He is who we thought he was

VDH blogs at The Corner, in Anatomy of the Obama Meltdown, that the president – egged on by obsequious advisors and tingling media – badly misread an election that was actually a perfect storm of six events.  He concludes: 

After November, Obama can only hope that he can outsource the messy work of cuts and budget balancing to the congressional Republicans. Chances are he will demagogue them as heartless while taking credit for an economic rebound once investors, businesses, and corporations see an end to Obamism and its gratuitous slurs against the wealthy, and thus start using their stockpiled trillions to rehire and buy equipment in 2011.

In the meantime, an entire generation of Democratic House members and senators are going to pay a heavy price for falling for a clearly inexperienced, untried, and often petulant candidate amid the exuberance of the 2008 hope and change wave.

In a previous post, VDH commented on the recent campaign efforts to stem the expected losses coming in November:

The result is that President Obama, by design and deliberate intent, is proving to be the most polarizing figure in recent memory — widening the gulf between the parties, trying to rev up a small base by demonizing an oppositional counterpart, creating a them-vs.-us atmosphere among races and ethnic groups, and in the process embarrassing a captive media by proving that the hard Right’s once-shrill prediction that Obama would continue to be the polarizer he had always been, in the Alinsky, Ayers, and Reverend Wright mode, were, well, more or less prescient.

UPDATE (10/7/10)

VDH must have been working up this full-length article while simultaneously blogging on related subjects.  From Obama Rope-a-Dope:

But if Republicans take over Congress, they — not Obama — can be blamed for the failure to enact the liberal dream. Obama can nostalgically soar with hope-and-change platitudes about his aborted left-wing vision, with the assurance that there is no chance he will offend the majority of Americans by seeing any of it passed.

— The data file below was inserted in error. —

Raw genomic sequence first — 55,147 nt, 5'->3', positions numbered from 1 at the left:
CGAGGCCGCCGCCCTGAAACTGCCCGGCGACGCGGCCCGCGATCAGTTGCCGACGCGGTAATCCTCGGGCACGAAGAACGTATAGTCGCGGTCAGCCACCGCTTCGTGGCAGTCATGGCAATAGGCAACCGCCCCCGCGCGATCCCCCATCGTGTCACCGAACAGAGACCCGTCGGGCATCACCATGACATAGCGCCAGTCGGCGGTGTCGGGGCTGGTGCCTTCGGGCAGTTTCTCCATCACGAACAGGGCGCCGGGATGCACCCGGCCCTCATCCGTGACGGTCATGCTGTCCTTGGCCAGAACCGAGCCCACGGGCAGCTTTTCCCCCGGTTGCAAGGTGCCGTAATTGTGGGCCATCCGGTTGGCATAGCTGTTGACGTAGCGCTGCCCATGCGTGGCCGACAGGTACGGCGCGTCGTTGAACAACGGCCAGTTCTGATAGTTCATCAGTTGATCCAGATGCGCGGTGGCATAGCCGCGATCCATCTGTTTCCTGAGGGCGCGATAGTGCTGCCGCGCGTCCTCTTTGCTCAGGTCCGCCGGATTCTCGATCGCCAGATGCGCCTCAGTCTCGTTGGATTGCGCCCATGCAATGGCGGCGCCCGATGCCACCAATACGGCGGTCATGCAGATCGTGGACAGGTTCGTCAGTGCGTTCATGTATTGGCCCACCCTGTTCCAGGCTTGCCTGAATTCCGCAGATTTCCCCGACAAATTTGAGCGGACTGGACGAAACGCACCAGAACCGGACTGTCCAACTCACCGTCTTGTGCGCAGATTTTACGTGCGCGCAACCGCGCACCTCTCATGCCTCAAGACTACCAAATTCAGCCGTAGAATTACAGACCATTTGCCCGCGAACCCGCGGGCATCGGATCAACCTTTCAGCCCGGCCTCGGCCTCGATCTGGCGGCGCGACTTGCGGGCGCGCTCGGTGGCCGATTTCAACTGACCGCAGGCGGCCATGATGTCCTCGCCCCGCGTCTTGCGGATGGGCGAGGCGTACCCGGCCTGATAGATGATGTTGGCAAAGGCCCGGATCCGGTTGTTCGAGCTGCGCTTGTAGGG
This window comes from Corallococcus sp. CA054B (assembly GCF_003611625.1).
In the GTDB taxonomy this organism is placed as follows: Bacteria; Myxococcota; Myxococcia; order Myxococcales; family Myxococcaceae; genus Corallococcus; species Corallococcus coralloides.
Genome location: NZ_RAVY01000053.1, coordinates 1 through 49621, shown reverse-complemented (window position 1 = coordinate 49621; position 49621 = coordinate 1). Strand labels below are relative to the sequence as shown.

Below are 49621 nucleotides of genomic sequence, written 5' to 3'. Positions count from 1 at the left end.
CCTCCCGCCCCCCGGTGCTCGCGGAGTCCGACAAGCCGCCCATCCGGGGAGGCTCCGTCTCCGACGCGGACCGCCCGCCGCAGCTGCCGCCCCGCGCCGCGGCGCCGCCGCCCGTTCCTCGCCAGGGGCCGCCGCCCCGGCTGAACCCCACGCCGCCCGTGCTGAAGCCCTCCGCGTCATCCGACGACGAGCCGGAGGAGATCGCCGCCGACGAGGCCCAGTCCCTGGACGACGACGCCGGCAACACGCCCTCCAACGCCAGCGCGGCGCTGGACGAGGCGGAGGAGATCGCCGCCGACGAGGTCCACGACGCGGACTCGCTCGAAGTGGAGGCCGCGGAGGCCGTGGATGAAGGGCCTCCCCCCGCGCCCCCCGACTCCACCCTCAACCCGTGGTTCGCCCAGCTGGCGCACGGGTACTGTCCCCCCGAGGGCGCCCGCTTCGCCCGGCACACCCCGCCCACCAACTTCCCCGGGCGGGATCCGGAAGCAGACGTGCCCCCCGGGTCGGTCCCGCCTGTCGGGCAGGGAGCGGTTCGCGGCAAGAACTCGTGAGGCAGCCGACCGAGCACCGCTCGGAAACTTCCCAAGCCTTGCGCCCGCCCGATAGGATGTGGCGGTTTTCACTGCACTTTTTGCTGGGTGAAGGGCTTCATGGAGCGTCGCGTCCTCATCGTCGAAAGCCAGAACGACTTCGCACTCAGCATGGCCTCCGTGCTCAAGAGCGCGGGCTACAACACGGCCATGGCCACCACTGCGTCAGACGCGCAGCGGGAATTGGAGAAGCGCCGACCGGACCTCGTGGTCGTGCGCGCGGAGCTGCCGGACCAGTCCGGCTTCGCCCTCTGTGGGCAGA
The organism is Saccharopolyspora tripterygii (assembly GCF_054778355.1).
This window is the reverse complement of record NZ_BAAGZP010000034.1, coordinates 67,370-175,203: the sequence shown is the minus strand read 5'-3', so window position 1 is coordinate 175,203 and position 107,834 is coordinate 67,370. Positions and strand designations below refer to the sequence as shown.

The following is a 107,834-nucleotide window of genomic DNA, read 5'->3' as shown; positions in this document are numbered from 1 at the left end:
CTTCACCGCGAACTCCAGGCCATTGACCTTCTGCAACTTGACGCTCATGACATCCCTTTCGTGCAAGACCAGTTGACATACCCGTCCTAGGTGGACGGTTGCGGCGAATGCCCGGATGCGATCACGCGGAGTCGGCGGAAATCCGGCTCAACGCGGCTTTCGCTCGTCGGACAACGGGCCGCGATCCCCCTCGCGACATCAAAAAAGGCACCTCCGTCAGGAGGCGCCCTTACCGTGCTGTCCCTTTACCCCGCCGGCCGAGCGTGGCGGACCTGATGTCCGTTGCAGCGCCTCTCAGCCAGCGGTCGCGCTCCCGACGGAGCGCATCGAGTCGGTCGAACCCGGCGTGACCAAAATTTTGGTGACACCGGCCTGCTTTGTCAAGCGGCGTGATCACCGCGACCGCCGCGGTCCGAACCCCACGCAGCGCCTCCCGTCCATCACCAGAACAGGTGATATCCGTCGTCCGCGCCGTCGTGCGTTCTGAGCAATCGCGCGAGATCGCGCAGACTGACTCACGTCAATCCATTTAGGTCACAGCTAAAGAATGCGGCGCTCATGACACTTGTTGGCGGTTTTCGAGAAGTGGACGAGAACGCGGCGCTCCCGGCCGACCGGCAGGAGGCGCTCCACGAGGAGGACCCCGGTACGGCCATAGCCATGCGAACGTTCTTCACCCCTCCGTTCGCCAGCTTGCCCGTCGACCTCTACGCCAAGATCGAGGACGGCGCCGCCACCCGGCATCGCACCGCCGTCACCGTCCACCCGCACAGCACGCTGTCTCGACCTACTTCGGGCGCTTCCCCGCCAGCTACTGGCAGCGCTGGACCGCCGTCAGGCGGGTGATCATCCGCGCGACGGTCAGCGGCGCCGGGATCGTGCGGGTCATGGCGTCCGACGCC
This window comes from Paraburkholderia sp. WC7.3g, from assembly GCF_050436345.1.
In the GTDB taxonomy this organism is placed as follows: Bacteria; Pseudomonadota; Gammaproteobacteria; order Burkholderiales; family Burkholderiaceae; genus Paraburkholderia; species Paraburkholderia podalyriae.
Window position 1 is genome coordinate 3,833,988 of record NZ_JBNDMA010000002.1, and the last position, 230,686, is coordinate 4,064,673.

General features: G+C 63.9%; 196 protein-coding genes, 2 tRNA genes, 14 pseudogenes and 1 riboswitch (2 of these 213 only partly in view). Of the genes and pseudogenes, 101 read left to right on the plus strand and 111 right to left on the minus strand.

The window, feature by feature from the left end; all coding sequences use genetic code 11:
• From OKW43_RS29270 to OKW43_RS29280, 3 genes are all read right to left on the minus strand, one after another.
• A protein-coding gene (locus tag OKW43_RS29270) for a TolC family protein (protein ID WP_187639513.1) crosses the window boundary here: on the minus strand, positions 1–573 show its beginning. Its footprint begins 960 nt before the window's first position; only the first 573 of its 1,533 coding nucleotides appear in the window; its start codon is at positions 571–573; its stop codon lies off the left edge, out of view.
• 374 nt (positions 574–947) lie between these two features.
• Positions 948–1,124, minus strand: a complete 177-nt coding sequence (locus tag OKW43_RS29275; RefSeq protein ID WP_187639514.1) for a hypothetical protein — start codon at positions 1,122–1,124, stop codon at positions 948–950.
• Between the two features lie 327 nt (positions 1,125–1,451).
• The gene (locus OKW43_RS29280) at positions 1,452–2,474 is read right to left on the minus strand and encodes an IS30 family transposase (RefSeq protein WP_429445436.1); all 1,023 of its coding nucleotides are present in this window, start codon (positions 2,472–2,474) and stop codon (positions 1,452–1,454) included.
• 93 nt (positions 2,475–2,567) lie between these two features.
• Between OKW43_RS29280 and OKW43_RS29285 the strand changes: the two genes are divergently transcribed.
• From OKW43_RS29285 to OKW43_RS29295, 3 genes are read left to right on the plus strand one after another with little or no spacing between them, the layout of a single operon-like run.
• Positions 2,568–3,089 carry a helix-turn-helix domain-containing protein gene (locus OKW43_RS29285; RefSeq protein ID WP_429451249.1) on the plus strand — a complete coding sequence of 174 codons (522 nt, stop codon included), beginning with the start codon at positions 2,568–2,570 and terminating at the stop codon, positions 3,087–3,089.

Overseas, much of the reset Obama foreign policy either stalled or simply reverted back to the policies of George W. Bush. Iran and North Korea are more anti-American — and loonier — than ever before. China is pushing around its neighbors in a way not seen just a few years ago. Russia hasn’t helped stop the likely Iranian bomb. We can say thatCuba, Syria, and Venezuela sound more friendly, but they still act like enemies. Obama’s Iraq, Afghanistan, and anti-terrorism policies are simply Bush policy rehashes.

A new rejectionist Republican Congress will probably ensure that Obama’s therapeutic outreach abroad proves harmless. In turn, the president can safely blame “reactionaries” for blocking more of his utopian foreign-policy initiatives, while his political advisors privately express relief that they did.

If Democrats get clobbered in November, expect just such a passive rope-a-dope strategy, different from the last two years of either the Carter term or the first Clinton term. Obama will let Republicans punch themselves out over the nation’s problems, hoping they expend energy and incur blood. Then, as things improve, he can come alive to brag in 2012 that the upturn would have been even better had he not been stopped by right-wing obstructionists.

The mellifluent Obama will do far better if his agenda remains hope-and-change banter instead of becoming messy and costly law. Republicans will try to ensure both — and thereby may save Obama from himself.

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